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Social enterprising sets foot in Taipei’s historical Dadaocheng

Social enterprising sets foot in Taipei’s historical Dadaocheng

Social enterprising sets foot in Dadaocheng

The Small & Medium Enterprise Administration (SMEA) of the Ministry of Economic Affairs (MOEA) hosted a press activity Wednesday to introduce the ongoing efforts in which its existing Project for Social Enterprises Action Plan has been successfully carried out in Taipei’s Dadaocheng area in Datong District.

“The government is in continuous pursuit of creating a friendly environment for social enterprises,” Lin Jyh-cheng said, director of SMEA’s Policy Planning Division.

Social enterprises, organizations that seek to be financially successful while creating social and/or environmental impact, have long been prevalent in Europe and the United States. However, the practice of social enterprising has only been introduced to the island seven years ago.

As a historical landmark known for its early 19th-century trading port in downtown Taipei, Dadaocheng was chosen as a carving stone to help social enterprises set foot in the area, where the primary objective of the program was to create domestic employment and environmental consciousness.

Under the initiative, NT$161 million (US$5.3 million) in funds will be channeled toward incubating 100 social enterprises and assisting at least 50 attend international forums over three years.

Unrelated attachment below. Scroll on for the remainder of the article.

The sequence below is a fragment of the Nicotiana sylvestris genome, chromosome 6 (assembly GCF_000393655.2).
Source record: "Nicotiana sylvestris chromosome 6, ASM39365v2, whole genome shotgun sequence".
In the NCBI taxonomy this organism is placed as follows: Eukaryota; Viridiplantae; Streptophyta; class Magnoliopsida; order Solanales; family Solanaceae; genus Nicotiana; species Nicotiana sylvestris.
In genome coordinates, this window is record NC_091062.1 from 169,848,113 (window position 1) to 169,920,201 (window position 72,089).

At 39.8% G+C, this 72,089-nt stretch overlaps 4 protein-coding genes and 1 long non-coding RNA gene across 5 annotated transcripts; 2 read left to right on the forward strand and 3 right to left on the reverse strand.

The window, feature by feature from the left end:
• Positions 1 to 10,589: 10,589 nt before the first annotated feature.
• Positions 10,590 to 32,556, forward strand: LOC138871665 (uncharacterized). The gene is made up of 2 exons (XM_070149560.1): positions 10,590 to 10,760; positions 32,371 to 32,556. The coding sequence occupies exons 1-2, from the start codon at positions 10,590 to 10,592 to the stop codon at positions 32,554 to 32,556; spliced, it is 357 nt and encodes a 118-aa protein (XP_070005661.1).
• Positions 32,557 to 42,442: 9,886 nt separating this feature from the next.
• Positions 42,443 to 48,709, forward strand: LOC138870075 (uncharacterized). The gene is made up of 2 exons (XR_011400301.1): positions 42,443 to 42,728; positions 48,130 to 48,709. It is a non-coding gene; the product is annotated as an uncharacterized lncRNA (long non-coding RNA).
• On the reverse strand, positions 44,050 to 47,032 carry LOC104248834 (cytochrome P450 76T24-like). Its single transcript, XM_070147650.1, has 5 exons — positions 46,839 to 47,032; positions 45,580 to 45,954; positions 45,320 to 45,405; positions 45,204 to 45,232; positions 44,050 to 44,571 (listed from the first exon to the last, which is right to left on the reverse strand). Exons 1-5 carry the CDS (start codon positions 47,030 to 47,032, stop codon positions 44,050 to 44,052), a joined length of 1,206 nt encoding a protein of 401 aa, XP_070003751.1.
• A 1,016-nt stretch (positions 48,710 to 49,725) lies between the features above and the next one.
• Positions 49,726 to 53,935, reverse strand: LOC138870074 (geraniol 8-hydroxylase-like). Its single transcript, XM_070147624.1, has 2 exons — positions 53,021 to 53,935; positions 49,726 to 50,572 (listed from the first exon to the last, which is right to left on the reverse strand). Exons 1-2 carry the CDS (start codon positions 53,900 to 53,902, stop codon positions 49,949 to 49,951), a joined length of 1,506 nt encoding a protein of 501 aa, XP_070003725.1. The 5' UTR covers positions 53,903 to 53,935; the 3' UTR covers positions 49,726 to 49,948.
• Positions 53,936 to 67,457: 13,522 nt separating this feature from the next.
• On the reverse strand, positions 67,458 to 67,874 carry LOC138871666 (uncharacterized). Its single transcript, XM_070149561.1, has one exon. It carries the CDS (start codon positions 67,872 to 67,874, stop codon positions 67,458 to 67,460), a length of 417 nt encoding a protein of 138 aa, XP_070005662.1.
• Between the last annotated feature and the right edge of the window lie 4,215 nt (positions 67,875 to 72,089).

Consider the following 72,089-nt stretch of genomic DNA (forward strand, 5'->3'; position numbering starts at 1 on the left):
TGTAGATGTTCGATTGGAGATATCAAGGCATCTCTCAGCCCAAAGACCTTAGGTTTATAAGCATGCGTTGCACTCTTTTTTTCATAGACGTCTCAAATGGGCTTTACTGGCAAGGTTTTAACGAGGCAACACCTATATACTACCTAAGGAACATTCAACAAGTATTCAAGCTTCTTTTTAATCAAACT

Other undertakings include amending relevant regulations; establishing a social enterprise development platform; offering government property at affordable rents; organizing public banking institutions to provide loans; arranging assistance in cultivating human resources; and encouraging socially responsible firms to purchase products and related support.

“We currently have over 80 companies enlisted as social enterprises in the country,” Lin said, noting that the figure is expected to exceed over 100 by 2016.

According to the MOEA, the plan will adopt four major strategies — adjusting laws and regulations, building platforms, providing financing, and advocating incubation — to achieve the objectives of providing a friendly environment for social enterprise development, establishing social enterprise networks and platforms, and strengthening their operating structures.

“To date, there are no existing laws that stipulate specifically to social enterprises,” Chung Hung-suo said, assistant manager at KPMG, an audit firm that provides tax and advisory services based in Taiwan.

In response, Lin said competent agencies are continuing to re-examine and adjust relevant laws and regulations, and as such both the government and private sector can work hand in hand to foster a friendly environment for the development of social enterprises.

Jou Yu-cheng, a longtime political activist and founder of the Sedai Group, frequently crosses Taipei City to explore the streets and alleyways of Dadaocheng.

“Politically, culturally and historically, the area is extremely meaningful to this country,” Jou said, adding that it is important for Taipei’s residents to create spaces that serve as incubators for arts and culture, preserving the past by allowing members of different generations to meet and exchange stories.

“Our goal is not to turn Dadaocheng into a burgeoning tourist ground where people simply drop by for the local souvenirs, but instead a place where young thinkers can come to exchange their thoughts and opinions about arts, philosophy, or history.”

The Wednesday activity included a tour of Dadaocheng’s scenic old streets, including visits to several of the area’s startup social enterprises.

Updated : 2021-09-28 10:08 GMT+08:00